Northern Ireland

Consumer Council asks OFT to probe NI car insurance market

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Image caption The average price for car insurance in NI is now more than £920

The Consumer Council has asked the Office of Fair Trading (OFT) to examine the car insurance market in NI.

Premiums in Northern Ireland remain much higher than elsewhere in the UK.

Research by the consumer group found that premiums were, on average, 84% higher. The average price for car insurance in NI is now more than £920.

The council had previously asked Stormont to investigate, but has now gone to the Office of Fair Trading.

The Consumer Council said they had carried out research which showed that premiums had risen by over 70% from two years ago.

It said the cost of car insurance was a "big issue" for people in NI.

The consumer group said action was needed so motorists were not forced out of their cars or to drive illegally without insurance.

Higher costs

It said there was a strong reliance on motor vehicles in NI, with over 80% of all journeys between 2008 and 2010, made using a car.

NI motorists also face higher petrol and diesel costs than the rest of the UK.

The organisation said "practical action" can and must be taken to lower premiums for consumers in Northern Ireland.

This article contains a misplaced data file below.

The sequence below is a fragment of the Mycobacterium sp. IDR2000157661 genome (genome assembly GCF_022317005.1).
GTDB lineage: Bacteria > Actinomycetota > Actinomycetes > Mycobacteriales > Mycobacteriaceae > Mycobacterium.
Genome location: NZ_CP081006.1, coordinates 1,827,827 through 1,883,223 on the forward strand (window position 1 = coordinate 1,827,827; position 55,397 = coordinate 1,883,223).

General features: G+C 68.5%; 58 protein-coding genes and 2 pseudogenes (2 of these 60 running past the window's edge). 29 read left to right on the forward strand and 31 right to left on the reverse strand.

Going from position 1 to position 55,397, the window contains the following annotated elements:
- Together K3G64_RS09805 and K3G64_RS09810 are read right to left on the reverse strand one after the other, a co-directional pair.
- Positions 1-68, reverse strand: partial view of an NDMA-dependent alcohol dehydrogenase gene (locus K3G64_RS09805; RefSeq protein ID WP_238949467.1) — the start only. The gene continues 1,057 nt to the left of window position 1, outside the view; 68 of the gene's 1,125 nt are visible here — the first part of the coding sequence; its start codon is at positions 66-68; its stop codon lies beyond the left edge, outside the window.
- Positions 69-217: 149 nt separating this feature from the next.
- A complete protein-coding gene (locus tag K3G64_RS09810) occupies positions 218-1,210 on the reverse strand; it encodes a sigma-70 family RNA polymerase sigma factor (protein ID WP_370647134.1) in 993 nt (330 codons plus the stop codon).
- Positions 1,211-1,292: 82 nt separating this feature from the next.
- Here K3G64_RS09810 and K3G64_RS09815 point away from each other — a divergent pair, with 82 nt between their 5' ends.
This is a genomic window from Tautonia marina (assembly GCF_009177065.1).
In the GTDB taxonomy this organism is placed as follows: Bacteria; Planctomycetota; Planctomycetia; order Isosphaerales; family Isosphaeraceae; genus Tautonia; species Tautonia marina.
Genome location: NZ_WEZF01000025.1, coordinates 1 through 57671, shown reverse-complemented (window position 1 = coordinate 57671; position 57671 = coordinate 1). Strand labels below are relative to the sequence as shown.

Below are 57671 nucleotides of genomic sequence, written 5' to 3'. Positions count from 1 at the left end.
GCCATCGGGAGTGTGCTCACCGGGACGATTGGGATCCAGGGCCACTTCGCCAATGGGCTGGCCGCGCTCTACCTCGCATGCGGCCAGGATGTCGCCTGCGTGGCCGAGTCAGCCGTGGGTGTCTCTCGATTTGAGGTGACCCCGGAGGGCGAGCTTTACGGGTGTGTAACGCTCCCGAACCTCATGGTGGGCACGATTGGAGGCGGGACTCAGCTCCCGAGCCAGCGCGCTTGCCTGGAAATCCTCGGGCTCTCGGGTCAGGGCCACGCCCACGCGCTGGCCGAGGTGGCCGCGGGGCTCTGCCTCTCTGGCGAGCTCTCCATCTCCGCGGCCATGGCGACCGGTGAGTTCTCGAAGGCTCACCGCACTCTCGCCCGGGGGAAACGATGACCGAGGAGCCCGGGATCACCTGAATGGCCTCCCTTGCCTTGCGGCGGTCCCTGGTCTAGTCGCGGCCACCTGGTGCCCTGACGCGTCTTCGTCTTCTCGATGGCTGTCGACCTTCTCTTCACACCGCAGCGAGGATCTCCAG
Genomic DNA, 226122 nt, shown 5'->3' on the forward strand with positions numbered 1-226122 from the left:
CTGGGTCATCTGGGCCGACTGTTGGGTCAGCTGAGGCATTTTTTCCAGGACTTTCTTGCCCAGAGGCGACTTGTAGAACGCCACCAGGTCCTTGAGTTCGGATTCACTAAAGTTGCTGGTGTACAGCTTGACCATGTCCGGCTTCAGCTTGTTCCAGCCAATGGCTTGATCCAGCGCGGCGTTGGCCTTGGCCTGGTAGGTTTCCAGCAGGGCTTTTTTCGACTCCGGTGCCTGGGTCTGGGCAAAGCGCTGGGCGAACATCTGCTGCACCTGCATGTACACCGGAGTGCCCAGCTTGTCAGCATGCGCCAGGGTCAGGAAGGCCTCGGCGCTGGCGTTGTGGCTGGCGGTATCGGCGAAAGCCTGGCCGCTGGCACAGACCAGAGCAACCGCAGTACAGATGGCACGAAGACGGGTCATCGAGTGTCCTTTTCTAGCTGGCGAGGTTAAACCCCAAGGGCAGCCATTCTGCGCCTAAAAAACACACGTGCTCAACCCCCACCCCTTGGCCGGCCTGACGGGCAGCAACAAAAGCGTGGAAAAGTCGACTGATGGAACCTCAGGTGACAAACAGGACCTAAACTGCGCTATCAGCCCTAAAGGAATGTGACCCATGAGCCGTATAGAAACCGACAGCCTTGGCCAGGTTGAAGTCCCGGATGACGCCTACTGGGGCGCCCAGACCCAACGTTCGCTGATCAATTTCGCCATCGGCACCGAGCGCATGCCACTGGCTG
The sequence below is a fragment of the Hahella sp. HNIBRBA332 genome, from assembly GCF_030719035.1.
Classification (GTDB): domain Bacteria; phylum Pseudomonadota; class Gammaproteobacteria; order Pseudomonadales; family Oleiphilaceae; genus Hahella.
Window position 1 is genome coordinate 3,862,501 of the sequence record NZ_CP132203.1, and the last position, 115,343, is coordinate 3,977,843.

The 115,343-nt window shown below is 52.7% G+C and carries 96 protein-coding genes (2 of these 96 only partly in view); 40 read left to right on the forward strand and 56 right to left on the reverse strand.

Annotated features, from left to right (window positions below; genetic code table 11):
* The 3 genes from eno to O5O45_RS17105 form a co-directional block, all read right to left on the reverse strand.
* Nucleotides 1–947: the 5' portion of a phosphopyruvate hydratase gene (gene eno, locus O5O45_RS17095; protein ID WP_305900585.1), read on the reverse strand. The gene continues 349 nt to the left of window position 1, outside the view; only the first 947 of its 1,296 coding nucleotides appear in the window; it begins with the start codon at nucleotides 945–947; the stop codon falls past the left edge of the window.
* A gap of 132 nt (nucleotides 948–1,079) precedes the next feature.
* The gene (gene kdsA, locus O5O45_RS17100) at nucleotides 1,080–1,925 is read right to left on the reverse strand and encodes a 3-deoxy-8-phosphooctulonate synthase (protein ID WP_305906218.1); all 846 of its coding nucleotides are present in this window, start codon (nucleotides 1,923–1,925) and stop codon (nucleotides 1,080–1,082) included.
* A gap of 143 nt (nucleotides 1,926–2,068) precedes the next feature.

The Consumer Council wants the Department of Justice and the justice committee at Stormont to examine the costs associated with claims, such as compensation, legal/administrative fees and claims management referrals.

In a statement, the Association of British Insurers said the level of damages awarded for personal injury claims was higher in Northern Ireland than in England and Wales.


It said a minor whiplash claim in England and Wales was generally between £500 and £2,000 while in Northern Ireland it could be up to £8,000.

The statement also highlighted that property damage-only claims are dealt with in the county courts in Northern Ireland, a process that was much more expensive than the small claims procedure used in England and Wales.

The small claims limit is capped at £2,000 in NI, compared to £5,000 in England.

This means low value claims which could easily be handled in the small claims court are dealt with in the more expensive county court.

The OFT enforces consumer law and has wide-ranging powers of investigation. The move by the Consumer Council could lead to an OFT investigation in this area, however, it will not do so automatically as it is not a so-called super complaint.

The council is also launching a petition for consumers on its website and is inviting members of the public to detail their experiences of getting car insurance in Northern Ireland.

The Consumer Council has also been working with the Association of British Insurers (ABI) and British Insurance Brokers Association (BIBA) to ensure consumers are doing all they can themselves to lower their insurance costs.

It has produced a leaflet Driving Down the Cost of Car Insurance.

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